The day after overhearing the conversation, I headed out on my usual Friday morning rounds to estate sales. At the first stop, I discovered immediately where the homeowner was from without a word.  She hails from Louisiana – maybe even Jeanerette like the Cajun gal in the beauty shop. Jeanerette is located in Iberia Parish, home of the World Championship Gumbo Cook-off.  The estate sale homeowner probably spent a few years in Mississippi before moving to Florida.  Sometime from 1969 to 1992, with emphasis on 1984, she probably lived around Lafayette.

I learned all this in a kitchen closet studying her cookbooks — the bookmarked pages, food splatters, copyright dates, publishers, inscriptions on the title pages, and notes in the back.  And, I didn’t need to eavesdrop, except I did overhear the owner had sold the house and moved to a retirement community.

Her collection of Creole and Cajun cookbooks was so remarkable that I broke my cardinal rule and shelled out cash for cookbooks – five of them at two bucks each.  I did louisiana regionsphotograph a few recipes in other books, but these five cookbooks alone contain a total of 63 gumbo recipes.  That’s proof positive the homeowner appreciated Cajun and Creole cuisine.  According to tourism sources, Cajun Country is one of the five regions of Louisiana and stretches from Houma to Lafayette to Lake Charles. New Orleans isn’t included – it’s a tourist region all of its own. IMG_3998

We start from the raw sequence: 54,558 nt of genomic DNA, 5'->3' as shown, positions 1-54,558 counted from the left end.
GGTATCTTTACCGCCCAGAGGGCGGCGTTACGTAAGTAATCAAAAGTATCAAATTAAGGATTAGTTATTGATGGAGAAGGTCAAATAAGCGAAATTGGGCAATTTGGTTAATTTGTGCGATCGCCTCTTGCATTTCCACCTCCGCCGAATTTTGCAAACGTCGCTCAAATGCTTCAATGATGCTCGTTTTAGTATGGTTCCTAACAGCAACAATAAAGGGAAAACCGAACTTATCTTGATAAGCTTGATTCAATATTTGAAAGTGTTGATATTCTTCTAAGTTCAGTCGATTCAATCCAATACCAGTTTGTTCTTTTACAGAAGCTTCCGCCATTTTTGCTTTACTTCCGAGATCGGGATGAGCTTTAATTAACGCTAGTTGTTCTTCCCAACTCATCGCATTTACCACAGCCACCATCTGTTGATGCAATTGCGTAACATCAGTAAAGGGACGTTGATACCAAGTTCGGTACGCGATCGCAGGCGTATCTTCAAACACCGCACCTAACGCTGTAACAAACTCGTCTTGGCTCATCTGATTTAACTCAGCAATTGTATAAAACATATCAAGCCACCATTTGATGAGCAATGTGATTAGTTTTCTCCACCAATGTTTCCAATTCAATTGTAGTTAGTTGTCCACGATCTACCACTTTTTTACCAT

The real puzzle for me is the year the homeowner settled in the Pensacola area. I could have figured it out if I’d been a better sleuth.  One tell-tale cookbook, published by Odom Realty of Pensacola, looked like a newcomer-gift a realtor would present to a client who purchased a home. Either the cookbook didn’t have a publication date or I didn’t photograph that page.  Regardless, the Cajuns would appreciate the recipes, especially the first one with its canned seafood. In desperate times, Cajuns are known to add dried shrimp to their gumbo.Odom REalty 1Odom REalty 2The cookbook favored most by the homeowner according to its splatters, missing back cover, and the recipe card tucked inside, is Jambalaya, Crawfish Pie, File Gumbo (If you want to sing along with Jerry Lee Lewis, click here) published in 1984 by Cooking Cousins out of Harahan, Louisiana. A copy like mine, sans splatters with cover intact, sells for $45 on Amazon. Here are two variations of the same recipe. JCFG Red BeansJCFG Gumbo d'FeveTalk About Good II, Le Livre de Cuisine des Acadiens, is still available on Amazon, too, though it’s much more pricey at $202. I’ll keep my second-hand one to try Wild Duck-Sausage and Oyster Gumbo, and Crawfish Gumbo.Talk About Wild DuckTalk About CrawfishThe Gourmet’s Guide to New Orleans Creole Cookbook (1964) thanks famous restaurateurs the likes of Antoine’s, Galatoire’s, Brennan’s, Dunbar’s and the Pontchartrain Hotel for recipe donations.  My favorite part, though, is the acknowledgment page honoring local writers for contributing recipes since the book’s first printing in 1933. Where else would you find Grace King’s recipe for Crab Meat Newberg or Harnett Kane’s Oyster and Sweetbread Pies? A copy like mine is available on Amazon for around $20, but it won’t have the cook’s favorite recipes checked and underlined in pencil. Here’s one she checked:Gourmet OCSGAlso included, though missing a check mark, is the recipe for crab gumbo served at The Shadows-on-the-Teche Plantation in New Iberia submitted by plantation owner Weeks Hall.Gourmet Crab PlantationThe Supplement Section (late recipes, perhaps?) includes a gumbo recipe from former newspaper reporter Merlin “Scoop” Kennedy, who gained fame for his WDSU-TV cooking show and his book Dining in New Orleans, published in 1945. The name of the recipe, I suspect, comes from Irish Bayou, a small bayou and community by the same name within the city limits of New Orleans.  There’s no “irish” cabbage or potatoes in the gumbo – thank goodness.Gourmet Scoop KennedyVoila!, the 1984 Lafayette Centennial Cookbook, celebrates a hundred years of the city, with 246 pages of recipes. At the end of the book, Jake Valentine, a so-called cosmopolitan cook, describes the 80s – “Acadian food being served in restaurants . . .skinny was in, fat was out . . . saturated fats were taboo . . . recipes were modified for microwaves.” Though the back of book has a nice clip-and-mail form to order copies, I doubt if the post office box is valid, but the book’s on Amazon.Voila TassoVoila LentenNo Cajun recipe collection would be complete without one contributor. There are more tall tales, legends and jokes about Boudreaux than I can count. The name’s even gone mainstream with products like Boudreaux’s Butt Cream for diaper rash and as a reindeer in The Cajun Night Before Christmas.  So, it’s seems only fitting to include Mrs. Walter Boudreaux’s (but it’s no joke) seafood gumbo – and it looks delicious (no oysters for me though).Voila BoudreauxThe newest book of the five I bought is the 1992 Rouxdolph’s Gumbo and Soup Book, illustrated by Andrew Smith. Almost every recipe of the 25 gumbo recipes begins with “Make a roux,” which the editor calls “the most important ingredient in making a gumbo.” His tips for making roux are well worth the price of the book. It’s available on Amazon or eBay. In my copy, the first owner dog-eared the recipe for Seafood-Okra Gumbo.Gumbo&Soup2That’s 13 more recipes to total 88 in my quest to collect 300 gumbo recipes to celebrate New Orleans’ 300th birthday.  More estate sales adventures await, and I haven’t told you about my second sale on Friday. That cook owned books from the Mississippi Gulf Coast and Saturday’s sale yielded recipes from a pastor’s wife.